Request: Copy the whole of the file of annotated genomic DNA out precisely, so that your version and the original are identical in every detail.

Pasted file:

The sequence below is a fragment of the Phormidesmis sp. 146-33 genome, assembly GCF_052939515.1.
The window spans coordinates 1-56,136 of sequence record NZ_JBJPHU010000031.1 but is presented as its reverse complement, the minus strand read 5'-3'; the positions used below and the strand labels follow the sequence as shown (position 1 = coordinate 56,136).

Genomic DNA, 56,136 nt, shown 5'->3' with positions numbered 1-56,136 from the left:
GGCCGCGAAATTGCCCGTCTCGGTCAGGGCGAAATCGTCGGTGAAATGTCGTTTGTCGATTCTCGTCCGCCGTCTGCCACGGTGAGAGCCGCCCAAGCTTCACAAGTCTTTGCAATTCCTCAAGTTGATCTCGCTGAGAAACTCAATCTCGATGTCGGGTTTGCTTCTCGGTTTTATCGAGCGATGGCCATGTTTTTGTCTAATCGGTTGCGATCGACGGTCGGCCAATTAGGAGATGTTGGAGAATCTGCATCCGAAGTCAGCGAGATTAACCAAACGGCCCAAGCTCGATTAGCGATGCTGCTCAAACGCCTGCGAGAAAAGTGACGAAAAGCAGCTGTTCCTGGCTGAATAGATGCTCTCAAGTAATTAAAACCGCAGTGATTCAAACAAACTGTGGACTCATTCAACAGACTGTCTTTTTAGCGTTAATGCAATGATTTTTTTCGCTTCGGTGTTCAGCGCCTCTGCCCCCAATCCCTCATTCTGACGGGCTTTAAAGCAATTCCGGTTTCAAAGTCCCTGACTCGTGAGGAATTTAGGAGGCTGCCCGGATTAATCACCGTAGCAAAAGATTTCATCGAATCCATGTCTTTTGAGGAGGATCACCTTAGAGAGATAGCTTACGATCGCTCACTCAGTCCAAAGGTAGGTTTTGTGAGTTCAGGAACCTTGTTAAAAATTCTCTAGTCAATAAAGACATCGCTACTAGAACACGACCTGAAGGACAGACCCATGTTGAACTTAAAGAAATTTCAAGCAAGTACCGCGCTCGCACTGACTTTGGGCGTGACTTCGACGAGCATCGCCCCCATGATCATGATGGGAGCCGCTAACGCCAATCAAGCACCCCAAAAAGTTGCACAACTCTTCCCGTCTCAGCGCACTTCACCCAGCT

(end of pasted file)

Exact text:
The sequence below is a fragment of the Phormidesmis sp. 146-33 genome, assembly GCF_052939515.1.
The window spans coordinates 1-56,136 of sequence record NZ_JBJPHU010000031.1 but is presented as its reverse complement, the minus strand read 5'-3'; the positions used below and the strand labels follow the sequence as shown (position 1 = coordinate 56,136).

Genomic DNA, 56,136 nt, shown 5'->3' with positions numbered 1-56,136 from the left:
GGCCGCGAAATTGCCCGTCTCGGTCAGGGCGAAATCGTCGGTGAAATGTCGTTTGTCGATTCTCGTCCGCCGTCTGCCACGGTGAGAGCCGCCCAAGCTTCACAAGTCTTTGCAATTCCTCAAGTTGATCTCGCTGAGAAACTCAATCTCGATGTCGGGTTTGCTTCTCGGTTTTATCGAGCGATGGCCATGTTTTTGTCTAATCGGTTGCGATCGACGGTCGGCCAATTAGGAGATGTTGGAGAATCTGCATCCGAAGTCAGCGAGATTAACCAAACGGCCCAAGCTCGATTAGCGATGCTGCTCAAACGCCTGCGAGAAAAGTGACGAAAAGCAGCTGTTCCTGGCTGAATAGATGCTCTCAAGTAATTAAAACCGCAGTGATTCAAACAAACTGTGGACTCATTCAACAGACTGTCTTTTTAGCGTTAATGCAATGATTTTTTTCGCTTCGGTGTTCAGCGCCTCTGCCCCCAATCCCTCATTCTGACGGGCTTTAAAGCAATTCCGGTTTCAAAGTCCCTGACTCGTGAGGAATTTAGGAGGCTGCCCGGATTAATCACCGTAGCAAAAGATTTCATCGAATCCATGTCTTTTGAGGAGGATCACCTTAGAGAGATAGCTTACGATCGCTCACTCAGTCCAAAGGTAGGTTTTGTGAGTTCAGGAACCTTGTTAAAAATTCTCTAGTCAATAAAGACATCGCTACTAGAACACGACCTGAAGGACAGACCCATGTTGAACTTAAAGAAATTTCAAGCAAGTACCGCGCTCGCACTGACTTTGGGCGTGACTTCGACGAGCATCGCCCCCATGATCATGATGGGAGCCGCTAACGCCAATCAAGCACCCCAAAAAGTTGCACAACTCTTCCCGTCTCAGCGCACTTCACCCAGCT